Is psychedelics research closer to theology than to science?

shaman
Do psychedelics give access to a universal, mystical experience of reality, or is that just a culture-bound illusion?

In case you hadn't noticed, we're in the middle of a psychedelic renaissance. Research into the healing potential of psychedelics has re-started at prestigious universities such as Johns Hopkins in Baltimore and Imperial College London, and is making rock stars out of the scientists carrying it out. Their findings are being reported with joy and exultation by mainstream media - on CNN, the BBC, even the Daily Mail. Respectable publishers such as Penguin are behind psychedelics bestsellers such as Michael Pollan's book How To Change Your Mind (2018), which was reviewed enthusiastically across the political spectrum. Silicon Valley billionaires are putting their blockchain millions into funding psychedelics research, and corporates are preparing for a juicy new market. The counterculture has gone mainstream. Turn on, tune in, sell out.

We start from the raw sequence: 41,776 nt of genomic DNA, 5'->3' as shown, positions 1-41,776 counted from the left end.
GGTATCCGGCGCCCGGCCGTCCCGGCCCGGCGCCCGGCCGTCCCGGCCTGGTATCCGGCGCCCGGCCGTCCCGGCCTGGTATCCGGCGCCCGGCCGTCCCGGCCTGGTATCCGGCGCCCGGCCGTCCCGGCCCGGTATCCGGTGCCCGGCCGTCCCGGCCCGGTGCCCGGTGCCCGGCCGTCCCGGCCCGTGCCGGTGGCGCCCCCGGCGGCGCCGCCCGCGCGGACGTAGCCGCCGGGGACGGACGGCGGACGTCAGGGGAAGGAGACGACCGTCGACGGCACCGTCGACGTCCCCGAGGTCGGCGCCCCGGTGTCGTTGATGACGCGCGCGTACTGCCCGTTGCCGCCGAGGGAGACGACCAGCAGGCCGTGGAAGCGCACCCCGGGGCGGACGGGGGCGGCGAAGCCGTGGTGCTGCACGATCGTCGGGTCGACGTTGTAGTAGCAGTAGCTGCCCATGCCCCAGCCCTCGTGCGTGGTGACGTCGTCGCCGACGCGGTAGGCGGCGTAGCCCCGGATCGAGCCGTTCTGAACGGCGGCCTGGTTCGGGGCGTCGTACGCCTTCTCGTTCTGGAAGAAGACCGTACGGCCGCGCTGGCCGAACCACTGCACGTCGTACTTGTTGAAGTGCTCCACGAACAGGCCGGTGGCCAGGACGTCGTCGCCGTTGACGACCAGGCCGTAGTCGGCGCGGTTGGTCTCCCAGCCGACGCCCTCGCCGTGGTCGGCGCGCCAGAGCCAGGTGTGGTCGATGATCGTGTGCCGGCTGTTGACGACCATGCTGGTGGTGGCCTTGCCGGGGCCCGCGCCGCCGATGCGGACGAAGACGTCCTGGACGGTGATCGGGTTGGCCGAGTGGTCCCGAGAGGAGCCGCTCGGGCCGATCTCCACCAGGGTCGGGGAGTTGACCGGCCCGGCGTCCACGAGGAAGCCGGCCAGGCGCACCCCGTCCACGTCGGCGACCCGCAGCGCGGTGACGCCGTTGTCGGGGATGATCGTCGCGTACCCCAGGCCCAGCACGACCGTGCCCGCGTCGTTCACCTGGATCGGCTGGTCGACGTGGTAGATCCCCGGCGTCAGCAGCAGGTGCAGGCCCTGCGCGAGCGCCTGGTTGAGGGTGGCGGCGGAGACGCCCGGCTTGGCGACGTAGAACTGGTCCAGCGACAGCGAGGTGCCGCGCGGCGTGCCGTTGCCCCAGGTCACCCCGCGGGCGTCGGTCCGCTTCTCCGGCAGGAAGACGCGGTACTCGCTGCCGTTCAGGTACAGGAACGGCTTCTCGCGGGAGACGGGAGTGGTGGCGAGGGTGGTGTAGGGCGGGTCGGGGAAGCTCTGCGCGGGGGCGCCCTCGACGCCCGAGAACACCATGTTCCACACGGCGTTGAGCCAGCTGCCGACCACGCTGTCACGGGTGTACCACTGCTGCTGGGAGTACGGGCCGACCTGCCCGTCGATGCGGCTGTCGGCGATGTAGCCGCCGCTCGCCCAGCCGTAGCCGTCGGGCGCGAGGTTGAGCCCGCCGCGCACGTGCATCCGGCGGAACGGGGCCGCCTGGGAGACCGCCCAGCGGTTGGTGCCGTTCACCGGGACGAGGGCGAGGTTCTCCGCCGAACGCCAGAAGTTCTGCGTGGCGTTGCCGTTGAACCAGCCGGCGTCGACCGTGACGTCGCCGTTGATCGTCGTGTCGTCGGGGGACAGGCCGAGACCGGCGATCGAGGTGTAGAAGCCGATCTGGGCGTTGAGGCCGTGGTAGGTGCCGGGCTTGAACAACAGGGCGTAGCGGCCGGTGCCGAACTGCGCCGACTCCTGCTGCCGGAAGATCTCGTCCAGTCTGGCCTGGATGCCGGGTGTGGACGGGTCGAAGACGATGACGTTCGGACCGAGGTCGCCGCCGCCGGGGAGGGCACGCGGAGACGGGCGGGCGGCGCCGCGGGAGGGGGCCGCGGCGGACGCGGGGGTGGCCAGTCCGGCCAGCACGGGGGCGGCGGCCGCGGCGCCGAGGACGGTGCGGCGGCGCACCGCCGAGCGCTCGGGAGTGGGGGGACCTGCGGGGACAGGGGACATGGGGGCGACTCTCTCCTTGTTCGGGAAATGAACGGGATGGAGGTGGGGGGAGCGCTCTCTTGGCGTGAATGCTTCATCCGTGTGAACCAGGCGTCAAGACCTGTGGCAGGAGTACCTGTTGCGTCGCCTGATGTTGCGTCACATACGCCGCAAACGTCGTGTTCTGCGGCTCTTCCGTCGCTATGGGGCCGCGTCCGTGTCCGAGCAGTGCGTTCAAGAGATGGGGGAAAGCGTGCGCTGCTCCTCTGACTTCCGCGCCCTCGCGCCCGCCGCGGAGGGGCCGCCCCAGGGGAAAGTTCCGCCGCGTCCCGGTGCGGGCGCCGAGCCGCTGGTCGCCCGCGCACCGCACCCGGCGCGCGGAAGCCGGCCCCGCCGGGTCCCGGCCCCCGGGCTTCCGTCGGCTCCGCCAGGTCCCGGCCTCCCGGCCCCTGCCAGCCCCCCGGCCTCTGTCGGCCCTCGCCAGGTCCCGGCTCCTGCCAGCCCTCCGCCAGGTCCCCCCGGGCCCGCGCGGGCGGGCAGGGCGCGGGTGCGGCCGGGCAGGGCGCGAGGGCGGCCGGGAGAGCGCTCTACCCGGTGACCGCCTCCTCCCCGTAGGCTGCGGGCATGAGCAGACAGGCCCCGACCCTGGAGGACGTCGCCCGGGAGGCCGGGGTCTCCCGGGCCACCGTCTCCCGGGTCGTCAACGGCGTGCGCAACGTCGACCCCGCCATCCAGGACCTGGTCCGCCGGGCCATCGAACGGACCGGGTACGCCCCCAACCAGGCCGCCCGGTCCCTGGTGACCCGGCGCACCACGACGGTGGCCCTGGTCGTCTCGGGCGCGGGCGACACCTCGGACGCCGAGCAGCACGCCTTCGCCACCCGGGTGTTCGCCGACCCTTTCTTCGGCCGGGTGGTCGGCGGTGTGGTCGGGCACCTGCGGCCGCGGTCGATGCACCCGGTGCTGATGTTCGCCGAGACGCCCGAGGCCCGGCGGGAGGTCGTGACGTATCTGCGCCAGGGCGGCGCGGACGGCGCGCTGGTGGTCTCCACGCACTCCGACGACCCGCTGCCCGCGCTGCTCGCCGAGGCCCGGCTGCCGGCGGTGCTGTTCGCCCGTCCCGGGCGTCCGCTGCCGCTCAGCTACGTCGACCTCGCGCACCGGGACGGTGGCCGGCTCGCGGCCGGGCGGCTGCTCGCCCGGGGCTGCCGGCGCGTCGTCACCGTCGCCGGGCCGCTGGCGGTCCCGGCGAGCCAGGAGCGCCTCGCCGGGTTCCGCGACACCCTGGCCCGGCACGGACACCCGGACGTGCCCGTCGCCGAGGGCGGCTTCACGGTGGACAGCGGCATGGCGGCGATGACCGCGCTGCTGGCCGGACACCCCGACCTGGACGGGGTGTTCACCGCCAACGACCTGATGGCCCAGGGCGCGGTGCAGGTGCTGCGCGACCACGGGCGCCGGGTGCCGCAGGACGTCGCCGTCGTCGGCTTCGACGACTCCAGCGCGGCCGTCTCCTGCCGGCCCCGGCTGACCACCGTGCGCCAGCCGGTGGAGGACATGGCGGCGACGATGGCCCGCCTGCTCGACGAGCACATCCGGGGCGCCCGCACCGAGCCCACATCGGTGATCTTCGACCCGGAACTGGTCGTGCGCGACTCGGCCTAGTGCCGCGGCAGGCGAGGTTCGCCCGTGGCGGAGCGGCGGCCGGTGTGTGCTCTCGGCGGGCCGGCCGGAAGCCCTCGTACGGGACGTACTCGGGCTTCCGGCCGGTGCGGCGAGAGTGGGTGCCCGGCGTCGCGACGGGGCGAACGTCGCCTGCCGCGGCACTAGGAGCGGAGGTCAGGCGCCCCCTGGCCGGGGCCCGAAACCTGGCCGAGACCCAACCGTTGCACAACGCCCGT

The renaissance involves the resurrection of many ideas from the first 'summer of love' in 1967, in particular, the mystical theory of psychedelics. This idea was introduced by Aldous Huxley in his classic The Doors of Perception (1954). Having studied mystical experiences for more than a decade without really having one, Huxley took mescaline, and felt that he'd finally been let in to the mystics' club. Other 1960s gurus such as Alan Watts, Ram Dass and Huston Smith were also convinced that psychedelics led to genuine mystical experiences, and would be a catalyst for Western culture's spiritual awakening.